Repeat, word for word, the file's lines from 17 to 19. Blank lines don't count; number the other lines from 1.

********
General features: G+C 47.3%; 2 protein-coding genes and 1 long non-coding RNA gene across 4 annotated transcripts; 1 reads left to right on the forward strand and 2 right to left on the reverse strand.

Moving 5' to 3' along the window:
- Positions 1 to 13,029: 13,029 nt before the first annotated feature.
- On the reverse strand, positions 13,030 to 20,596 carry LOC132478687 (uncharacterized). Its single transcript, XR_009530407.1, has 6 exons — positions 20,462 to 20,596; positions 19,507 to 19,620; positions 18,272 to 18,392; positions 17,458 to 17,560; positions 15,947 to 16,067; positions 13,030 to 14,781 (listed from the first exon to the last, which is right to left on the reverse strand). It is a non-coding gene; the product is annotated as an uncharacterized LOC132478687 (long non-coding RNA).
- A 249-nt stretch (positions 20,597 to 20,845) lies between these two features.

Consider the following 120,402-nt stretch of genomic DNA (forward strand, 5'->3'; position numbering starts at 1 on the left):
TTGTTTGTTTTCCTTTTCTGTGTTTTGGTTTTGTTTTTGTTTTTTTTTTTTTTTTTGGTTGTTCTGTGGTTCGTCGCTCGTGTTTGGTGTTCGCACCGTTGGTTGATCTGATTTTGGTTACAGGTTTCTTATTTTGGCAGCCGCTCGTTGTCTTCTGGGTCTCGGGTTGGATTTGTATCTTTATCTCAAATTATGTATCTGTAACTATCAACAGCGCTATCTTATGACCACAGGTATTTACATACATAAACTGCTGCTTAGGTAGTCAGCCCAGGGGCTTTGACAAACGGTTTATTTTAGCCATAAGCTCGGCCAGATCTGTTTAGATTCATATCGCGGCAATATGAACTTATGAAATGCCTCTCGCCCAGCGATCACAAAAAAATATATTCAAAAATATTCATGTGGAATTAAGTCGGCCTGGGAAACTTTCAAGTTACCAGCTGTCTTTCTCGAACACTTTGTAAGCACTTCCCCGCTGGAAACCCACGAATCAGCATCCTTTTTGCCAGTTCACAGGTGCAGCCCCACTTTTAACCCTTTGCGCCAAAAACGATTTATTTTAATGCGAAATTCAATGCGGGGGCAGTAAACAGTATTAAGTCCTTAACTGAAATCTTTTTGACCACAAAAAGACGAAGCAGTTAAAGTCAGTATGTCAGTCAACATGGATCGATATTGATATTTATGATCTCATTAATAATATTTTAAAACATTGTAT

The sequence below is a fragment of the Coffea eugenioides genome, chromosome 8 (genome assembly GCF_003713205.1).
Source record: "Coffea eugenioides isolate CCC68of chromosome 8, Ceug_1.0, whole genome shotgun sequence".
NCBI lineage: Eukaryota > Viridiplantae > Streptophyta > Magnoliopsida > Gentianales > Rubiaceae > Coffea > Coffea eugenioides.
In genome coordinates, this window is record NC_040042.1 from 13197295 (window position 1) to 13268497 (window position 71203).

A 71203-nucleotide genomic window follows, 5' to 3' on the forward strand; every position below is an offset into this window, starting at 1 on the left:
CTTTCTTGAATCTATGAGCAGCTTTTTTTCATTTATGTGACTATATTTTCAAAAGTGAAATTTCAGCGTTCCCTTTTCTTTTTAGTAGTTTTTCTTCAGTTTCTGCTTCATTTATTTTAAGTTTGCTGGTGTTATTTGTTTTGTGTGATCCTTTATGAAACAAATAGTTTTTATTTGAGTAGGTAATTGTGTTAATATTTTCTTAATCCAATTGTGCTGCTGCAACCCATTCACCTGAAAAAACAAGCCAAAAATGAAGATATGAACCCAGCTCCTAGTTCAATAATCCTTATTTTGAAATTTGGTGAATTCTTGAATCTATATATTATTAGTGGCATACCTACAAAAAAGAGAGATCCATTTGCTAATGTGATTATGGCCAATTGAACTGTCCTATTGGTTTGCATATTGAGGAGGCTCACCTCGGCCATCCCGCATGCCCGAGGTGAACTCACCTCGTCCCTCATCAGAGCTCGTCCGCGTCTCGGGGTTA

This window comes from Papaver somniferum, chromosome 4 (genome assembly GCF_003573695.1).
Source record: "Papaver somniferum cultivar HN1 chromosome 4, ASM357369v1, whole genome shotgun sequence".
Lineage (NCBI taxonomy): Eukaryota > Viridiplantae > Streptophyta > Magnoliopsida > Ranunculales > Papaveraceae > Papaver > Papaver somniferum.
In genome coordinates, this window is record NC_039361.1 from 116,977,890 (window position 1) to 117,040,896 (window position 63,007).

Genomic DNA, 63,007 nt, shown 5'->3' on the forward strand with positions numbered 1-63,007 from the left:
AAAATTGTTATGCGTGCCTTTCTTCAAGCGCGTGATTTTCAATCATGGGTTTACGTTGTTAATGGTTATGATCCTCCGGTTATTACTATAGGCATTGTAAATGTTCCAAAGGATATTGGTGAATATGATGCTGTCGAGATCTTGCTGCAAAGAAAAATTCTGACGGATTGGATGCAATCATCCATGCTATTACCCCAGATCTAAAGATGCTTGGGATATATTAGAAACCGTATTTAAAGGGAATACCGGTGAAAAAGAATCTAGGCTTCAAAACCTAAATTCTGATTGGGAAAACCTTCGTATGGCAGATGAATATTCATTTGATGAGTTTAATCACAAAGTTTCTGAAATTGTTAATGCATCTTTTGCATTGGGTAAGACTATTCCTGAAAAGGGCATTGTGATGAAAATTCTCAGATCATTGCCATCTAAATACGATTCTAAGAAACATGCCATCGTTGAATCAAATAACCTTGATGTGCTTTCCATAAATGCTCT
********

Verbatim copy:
In genome coordinates, this window is record NC_039361.1 from 116,977,890 (window position 1) to 117,040,896 (window position 63,007).

Genomic DNA, 63,007 nt, shown 5'->3' on the forward strand with positions numbered 1-63,007 from the left:
AAAATTGTTATGCGTGCCTTTCTTCAAGCGCGTGATTTTCAATCATGGGTTTACGTTGTTAATGGTTATGATCCTCCGGTTATTACTATAGGCATTGTAAATGTTCCAAAGGATATTGGTGAATATGATGCTGTCGAGATCTTGCTGCAAAGAAAAATTCTGACGGATTGGATGCAATCATCCATGCTATTACCCCAGATCTAAAGATGCTTGGGATATATTAGAAACCGTATTTAAAGGGAATACCGGTGAAAAAGAATCTAGGCTTCAAAACCTAAATTCTGATTGGGAAAACCTTCGTATGGCAGATGAATATTCATTTGATGAGTTTAATCACAAAGTTTCTGAAATTGTTAATGCATCTTTTGCATTGGGTAAGACTATTCCTGAAAAGGGCATTGTGATGAAAATTCTCAGATCATTGCCATCTAAATACGATTCTAAGAAACATGCCATCGTTGAATCAAATAACCTTGATGTGCTTTCCATAAATGCTCT